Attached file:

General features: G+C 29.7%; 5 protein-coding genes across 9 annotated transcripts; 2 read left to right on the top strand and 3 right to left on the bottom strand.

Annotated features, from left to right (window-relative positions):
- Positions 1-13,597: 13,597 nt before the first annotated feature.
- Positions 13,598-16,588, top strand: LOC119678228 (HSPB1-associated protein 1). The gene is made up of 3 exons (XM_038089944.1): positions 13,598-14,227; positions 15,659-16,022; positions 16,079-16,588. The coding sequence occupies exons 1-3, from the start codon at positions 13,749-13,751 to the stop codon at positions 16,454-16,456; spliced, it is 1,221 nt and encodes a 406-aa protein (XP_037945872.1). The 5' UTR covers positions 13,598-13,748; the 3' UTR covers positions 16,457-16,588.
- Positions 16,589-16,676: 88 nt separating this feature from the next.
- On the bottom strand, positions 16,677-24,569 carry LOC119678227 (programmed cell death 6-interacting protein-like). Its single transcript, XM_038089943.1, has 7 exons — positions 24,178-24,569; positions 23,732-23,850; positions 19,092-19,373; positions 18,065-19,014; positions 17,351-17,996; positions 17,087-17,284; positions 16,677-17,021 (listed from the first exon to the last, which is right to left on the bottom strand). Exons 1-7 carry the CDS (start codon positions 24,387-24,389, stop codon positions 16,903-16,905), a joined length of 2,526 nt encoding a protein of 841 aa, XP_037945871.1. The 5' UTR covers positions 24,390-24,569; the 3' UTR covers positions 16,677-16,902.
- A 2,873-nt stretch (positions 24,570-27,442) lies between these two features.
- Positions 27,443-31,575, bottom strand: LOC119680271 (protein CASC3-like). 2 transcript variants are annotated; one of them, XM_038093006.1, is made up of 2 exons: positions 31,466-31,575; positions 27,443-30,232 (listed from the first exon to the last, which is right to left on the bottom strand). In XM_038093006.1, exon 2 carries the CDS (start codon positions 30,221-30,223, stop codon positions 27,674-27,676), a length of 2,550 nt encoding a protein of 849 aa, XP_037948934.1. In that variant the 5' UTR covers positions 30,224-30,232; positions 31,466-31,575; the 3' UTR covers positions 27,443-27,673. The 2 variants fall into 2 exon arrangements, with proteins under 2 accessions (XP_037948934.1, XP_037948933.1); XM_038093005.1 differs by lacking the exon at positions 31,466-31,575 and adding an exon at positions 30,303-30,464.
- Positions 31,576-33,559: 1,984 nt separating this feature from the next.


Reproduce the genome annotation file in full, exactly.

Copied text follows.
General features: G+C 29.7%; 5 protein-coding genes across 9 annotated transcripts; 2 read left to right on the top strand and 3 right to left on the bottom strand.

Annotated features, from left to right (window-relative positions):
- Positions 1-13,597: 13,597 nt before the first annotated feature.
- Positions 13,598-16,588, top strand: LOC119678228 (HSPB1-associated protein 1). The gene is made up of 3 exons (XM_038089944.1): positions 13,598-14,227; positions 15,659-16,022; positions 16,079-16,588. The coding sequence occupies exons 1-3, from the start codon at positions 13,749-13,751 to the stop codon at positions 16,454-16,456; spliced, it is 1,221 nt and encodes a 406-aa protein (XP_037945872.1). The 5' UTR covers positions 13,598-13,748; the 3' UTR covers positions 16,457-16,588.
- Positions 16,589-16,676: 88 nt separating this feature from the next.
- On the bottom strand, positions 16,677-24,569 carry LOC119678227 (programmed cell death 6-interacting protein-like). Its single transcript, XM_038089943.1, has 7 exons — positions 24,178-24,569; positions 23,732-23,850; positions 19,092-19,373; positions 18,065-19,014; positions 17,351-17,996; positions 17,087-17,284; positions 16,677-17,021 (listed from the first exon to the last, which is right to left on the bottom strand). Exons 1-7 carry the CDS (start codon positions 24,387-24,389, stop codon positions 16,903-16,905), a joined length of 2,526 nt encoding a protein of 841 aa, XP_037945871.1. The 5' UTR covers positions 24,390-24,569; the 3' UTR covers positions 16,677-16,902.
- A 2,873-nt stretch (positions 24,570-27,442) lies between these two features.
- Positions 27,443-31,575, bottom strand: LOC119680271 (protein CASC3-like). 2 transcript variants are annotated; one of them, XM_038093006.1, is made up of 2 exons: positions 31,466-31,575; positions 27,443-30,232 (listed from the first exon to the last, which is right to left on the bottom strand). In XM_038093006.1, exon 2 carries the CDS (start codon positions 30,221-30,223, stop codon positions 27,674-27,676), a length of 2,550 nt encoding a protein of 849 aa, XP_037948934.1. In that variant the 5' UTR covers positions 30,224-30,232; positions 31,466-31,575; the 3' UTR covers positions 27,443-27,673. The 2 variants fall into 2 exon arrangements, with proteins under 2 accessions (XP_037948934.1, XP_037948933.1); XM_038093005.1 differs by lacking the exon at positions 31,466-31,575 and adding an exon at positions 30,303-30,464.
- Positions 31,576-33,559: 1,984 nt separating this feature from the next.